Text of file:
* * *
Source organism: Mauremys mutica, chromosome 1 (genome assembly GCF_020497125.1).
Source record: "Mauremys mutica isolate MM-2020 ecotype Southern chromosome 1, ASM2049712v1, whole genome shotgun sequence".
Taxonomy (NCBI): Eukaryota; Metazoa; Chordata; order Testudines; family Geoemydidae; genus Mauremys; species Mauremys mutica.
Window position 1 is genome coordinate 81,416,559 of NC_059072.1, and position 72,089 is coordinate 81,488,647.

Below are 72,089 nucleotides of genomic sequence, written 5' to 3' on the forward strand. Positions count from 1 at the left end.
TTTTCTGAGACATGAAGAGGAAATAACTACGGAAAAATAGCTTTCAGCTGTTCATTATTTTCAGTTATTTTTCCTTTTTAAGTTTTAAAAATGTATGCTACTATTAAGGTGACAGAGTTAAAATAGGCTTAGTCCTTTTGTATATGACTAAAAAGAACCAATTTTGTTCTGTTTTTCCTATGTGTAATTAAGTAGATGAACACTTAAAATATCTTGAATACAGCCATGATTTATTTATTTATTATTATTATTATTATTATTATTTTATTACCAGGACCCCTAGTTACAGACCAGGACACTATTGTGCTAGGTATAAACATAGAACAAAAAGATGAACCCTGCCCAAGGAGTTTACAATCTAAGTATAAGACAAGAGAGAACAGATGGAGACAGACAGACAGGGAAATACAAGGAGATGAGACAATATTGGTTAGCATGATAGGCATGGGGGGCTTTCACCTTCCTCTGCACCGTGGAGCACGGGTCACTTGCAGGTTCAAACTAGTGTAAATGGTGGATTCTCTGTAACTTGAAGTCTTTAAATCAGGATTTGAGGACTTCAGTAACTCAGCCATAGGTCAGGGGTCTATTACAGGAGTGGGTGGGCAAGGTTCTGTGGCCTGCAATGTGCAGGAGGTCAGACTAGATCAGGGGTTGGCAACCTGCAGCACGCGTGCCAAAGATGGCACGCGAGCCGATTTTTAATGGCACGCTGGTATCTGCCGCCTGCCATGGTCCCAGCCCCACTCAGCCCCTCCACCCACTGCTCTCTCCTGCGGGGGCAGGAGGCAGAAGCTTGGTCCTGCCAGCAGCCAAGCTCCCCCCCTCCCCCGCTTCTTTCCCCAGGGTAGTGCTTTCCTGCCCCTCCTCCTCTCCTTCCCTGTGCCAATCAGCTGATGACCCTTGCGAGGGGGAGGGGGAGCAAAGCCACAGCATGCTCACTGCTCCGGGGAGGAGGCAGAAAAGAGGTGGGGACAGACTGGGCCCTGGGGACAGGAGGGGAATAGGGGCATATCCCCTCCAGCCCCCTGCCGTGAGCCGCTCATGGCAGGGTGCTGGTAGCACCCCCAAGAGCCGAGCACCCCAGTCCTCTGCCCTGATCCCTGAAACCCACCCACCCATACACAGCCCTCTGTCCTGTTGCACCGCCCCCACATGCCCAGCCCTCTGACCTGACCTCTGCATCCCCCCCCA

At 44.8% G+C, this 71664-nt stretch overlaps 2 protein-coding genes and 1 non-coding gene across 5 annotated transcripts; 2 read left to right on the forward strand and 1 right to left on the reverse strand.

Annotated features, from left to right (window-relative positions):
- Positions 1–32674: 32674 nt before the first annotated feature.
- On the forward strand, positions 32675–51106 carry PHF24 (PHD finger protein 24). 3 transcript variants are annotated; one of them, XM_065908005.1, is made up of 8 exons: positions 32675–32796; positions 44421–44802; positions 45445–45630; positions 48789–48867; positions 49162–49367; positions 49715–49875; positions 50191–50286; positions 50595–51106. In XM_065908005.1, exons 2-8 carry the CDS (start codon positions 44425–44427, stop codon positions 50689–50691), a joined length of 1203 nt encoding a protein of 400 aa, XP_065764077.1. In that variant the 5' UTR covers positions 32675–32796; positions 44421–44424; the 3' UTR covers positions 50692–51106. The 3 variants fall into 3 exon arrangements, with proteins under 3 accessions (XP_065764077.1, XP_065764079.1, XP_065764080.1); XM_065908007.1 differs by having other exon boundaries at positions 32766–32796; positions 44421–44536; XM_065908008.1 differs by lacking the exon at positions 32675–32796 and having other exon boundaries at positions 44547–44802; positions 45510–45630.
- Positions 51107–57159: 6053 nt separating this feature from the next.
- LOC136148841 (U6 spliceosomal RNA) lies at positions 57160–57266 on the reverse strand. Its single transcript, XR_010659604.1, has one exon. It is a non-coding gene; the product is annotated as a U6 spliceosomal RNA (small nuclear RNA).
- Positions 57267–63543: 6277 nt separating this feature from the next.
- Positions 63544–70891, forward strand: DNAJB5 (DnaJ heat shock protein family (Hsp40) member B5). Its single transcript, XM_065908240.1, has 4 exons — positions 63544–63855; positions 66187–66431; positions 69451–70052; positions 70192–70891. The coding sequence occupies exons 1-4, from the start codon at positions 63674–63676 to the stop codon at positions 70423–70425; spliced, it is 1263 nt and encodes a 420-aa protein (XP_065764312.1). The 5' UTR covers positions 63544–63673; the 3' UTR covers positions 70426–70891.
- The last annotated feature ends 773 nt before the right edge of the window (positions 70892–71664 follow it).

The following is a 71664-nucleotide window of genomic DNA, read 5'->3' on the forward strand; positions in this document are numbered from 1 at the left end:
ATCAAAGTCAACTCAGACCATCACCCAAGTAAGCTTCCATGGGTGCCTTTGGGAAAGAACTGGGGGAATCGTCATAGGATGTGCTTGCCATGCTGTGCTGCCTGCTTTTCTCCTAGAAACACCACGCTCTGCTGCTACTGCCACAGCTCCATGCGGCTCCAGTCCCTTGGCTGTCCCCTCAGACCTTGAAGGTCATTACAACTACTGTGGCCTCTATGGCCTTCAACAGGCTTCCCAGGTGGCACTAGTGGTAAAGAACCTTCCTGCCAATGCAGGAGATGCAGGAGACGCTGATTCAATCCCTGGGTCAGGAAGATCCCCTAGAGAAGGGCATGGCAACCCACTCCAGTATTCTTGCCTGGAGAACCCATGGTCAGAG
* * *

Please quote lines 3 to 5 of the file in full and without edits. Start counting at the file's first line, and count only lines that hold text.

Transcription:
Taxonomy (NCBI): Eukaryota; Metazoa; Chordata; order Testudines; family Geoemydidae; genus Mauremys; species Mauremys mutica.
Window position 1 is genome coordinate 81,416,559 of NC_059072.1, and position 72,089 is coordinate 81,488,647.

Below are 72,089 nucleotides of genomic sequence, written 5' to 3' on the forward strand. Positions count from 1 at the left end.